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Orange County | DANA PARSONS

'. . . and Press 4 if You Require a Tranquilizer'

July 13, 2001|DANA PARSONS

I love stories like Bob Mitchell's, because they reinforce the notion we're all doomed to inhabit an increasingly impersonal world where human contact is devalued.

For some reason, that always peps me up.

Mitchell is 51, lives in Orange, sells insurance and likes to play golf.

If that doesn't make him Everyman, I don't know what does.

Not long ago, as a birthday present for a friend, he decided to call for a tee time at the Tustin Ranch Golf Club. He must be a thoughtful guy, because I always make my friends handle that duty.

So, Mitchell made the call . . . and as Rod Serling might have said, he had no way of knowing he was dialing direct to the Twilight Zone.

Mitchell picks up the story: "My call was answered with a message that the line had been disconnected or was no longer in service. I checked the phone book and called information and verified I was calling the right number."

At that point, I would have given up. Mitchell, however, dialed 0 for an operator and got a person on the line. She told him to dial 611 for repairs.

Mitchell complied and was greeted by a "charming recorded voice" that welcomed him and made reference to a Pacific Bell Web site. He stayed with the voice, which asked if he wanted English or Spanish.

He chose English. He says he was then greeted with five other choices, in which the phone company "gives us the chance to learn about other Pac Bell products." Mitchell grouses that that wasn't the reason he was calling the repairs line.

He made a selection and went on to the next round. That, he says, presented him with five more choices. One of those was to report a problem with someone else's phone line.

With his "good-deed mission" nearing an end, Mitchell says, he pushed choice 3 to report trouble with another number. He says he got this advice: If the number is busy or if there's no answer, wait a while and call it later.

Or, the advice continued, if he needed immediate assistance, he should call the operator. Failing that, the recording said, call the number you're having a problem with "and tell them to report the problem."

Mitchell must have the self-control of a tightrope walker. Had it been me, something would have gone flying across the room.

The smoke coming out of Mitchell's ears eventually dissipated. He's now able to chuckle at the memory.

He says he has come to expect getting lost in the woods when calling other companies "and you're put on this magical route of 'Dial 6 and then 5 and 4, press in your mother's maiden name, what year did you graduate and were you in the top 20 of your class . . . ' "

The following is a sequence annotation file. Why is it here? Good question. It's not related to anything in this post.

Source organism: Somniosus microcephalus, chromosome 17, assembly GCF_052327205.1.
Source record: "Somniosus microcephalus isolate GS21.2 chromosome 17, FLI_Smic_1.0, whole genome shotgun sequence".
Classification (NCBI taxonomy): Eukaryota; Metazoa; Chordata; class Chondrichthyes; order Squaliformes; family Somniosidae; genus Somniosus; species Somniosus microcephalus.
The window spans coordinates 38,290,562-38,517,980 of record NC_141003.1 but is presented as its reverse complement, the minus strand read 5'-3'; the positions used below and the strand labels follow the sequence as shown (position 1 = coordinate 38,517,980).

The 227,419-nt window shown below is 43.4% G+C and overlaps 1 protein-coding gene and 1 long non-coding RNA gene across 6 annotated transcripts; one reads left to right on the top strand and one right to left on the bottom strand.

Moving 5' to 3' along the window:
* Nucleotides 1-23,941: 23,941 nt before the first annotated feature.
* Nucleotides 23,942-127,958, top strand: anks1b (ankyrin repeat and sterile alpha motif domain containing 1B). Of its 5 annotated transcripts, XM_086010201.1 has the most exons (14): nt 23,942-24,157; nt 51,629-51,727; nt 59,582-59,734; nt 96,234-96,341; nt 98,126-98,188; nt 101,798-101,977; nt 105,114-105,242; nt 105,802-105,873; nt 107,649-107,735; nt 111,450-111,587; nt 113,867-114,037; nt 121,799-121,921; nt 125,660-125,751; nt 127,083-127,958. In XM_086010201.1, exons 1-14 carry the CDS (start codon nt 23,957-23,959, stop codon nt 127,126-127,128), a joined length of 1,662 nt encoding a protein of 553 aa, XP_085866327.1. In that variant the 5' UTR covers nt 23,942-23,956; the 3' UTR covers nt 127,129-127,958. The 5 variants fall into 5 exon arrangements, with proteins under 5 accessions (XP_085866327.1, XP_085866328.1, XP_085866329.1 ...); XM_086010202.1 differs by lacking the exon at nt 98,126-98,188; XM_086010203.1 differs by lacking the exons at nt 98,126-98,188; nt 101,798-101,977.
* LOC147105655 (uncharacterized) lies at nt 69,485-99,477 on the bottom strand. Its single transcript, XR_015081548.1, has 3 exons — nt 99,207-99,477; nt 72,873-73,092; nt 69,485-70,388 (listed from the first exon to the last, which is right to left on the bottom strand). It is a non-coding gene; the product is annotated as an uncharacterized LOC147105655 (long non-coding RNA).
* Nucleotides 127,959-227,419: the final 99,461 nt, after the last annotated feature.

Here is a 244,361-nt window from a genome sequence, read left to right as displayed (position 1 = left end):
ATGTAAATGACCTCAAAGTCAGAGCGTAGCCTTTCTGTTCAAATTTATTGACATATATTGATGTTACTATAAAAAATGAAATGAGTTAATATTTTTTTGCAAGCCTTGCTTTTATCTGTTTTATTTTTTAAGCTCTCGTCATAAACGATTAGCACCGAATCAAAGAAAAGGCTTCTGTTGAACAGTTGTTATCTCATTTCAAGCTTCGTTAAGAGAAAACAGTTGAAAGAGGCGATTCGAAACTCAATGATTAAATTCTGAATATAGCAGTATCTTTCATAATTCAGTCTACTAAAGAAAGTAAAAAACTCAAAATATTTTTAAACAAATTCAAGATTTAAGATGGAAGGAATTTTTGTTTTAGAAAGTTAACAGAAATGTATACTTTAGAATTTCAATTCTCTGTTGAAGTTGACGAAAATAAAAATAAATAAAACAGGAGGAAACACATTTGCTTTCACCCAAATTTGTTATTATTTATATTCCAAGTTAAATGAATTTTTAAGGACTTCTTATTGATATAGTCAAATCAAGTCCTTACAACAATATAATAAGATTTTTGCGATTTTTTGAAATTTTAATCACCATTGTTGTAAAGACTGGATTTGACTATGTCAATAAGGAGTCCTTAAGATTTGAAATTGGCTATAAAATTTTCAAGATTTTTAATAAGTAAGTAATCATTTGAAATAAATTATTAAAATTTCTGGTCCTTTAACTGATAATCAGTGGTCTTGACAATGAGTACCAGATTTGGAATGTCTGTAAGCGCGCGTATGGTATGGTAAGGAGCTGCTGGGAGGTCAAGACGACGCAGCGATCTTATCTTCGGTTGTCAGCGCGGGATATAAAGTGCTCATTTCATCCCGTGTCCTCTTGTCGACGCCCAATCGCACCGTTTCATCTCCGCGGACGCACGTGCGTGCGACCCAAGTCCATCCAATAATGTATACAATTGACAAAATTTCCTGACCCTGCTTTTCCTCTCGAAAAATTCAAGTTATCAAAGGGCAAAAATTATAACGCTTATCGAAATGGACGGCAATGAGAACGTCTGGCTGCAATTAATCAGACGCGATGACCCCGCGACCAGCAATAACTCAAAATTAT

Still, he didn't expect to end up in the telephone wilderness when calling the phone company.

I'm not here to castigate Pac Bell, because Mitchell's travails are hardly unique to that utility. More than once, I've gotten confused just trying to use The Times' phone system to change my recorded message.

The fact is that many of us are fated in the years ahead to wander aimlessly through recorded-phone sequences, whether in government offices or private companies. I've heard many a story like Mitchell's and always tell people the same thing: Sorry, can't help.

We had better get used to depending on recorded voices or computers to find our way. Already they're giving us the movie schedules over the phone or the best driving route from Point A to Point B. The services are great, unless you have a follow-up question.

In Mitchell's case, he never got his tee time at Tustin Ranch. He learned sometime later that the course's phones were being switched over but that the work wasn't coordinated with the cancellation of the old number.

Mitchell wanted to let golf course officials know they were having phone problems, so he did a very weird thing in this electronic era: He wrote them a letter.

*

Dana Parsons' column appears Wednesdays, Fridays and Sundays. Readers may reach Parsons by calling (714) 966-7821 or by writing to him at The Times' Orange County edition, 1375 Sunflower Ave., Costa Mesa, CA 92626, or by e-mail to dana.parsons@latimes.com.

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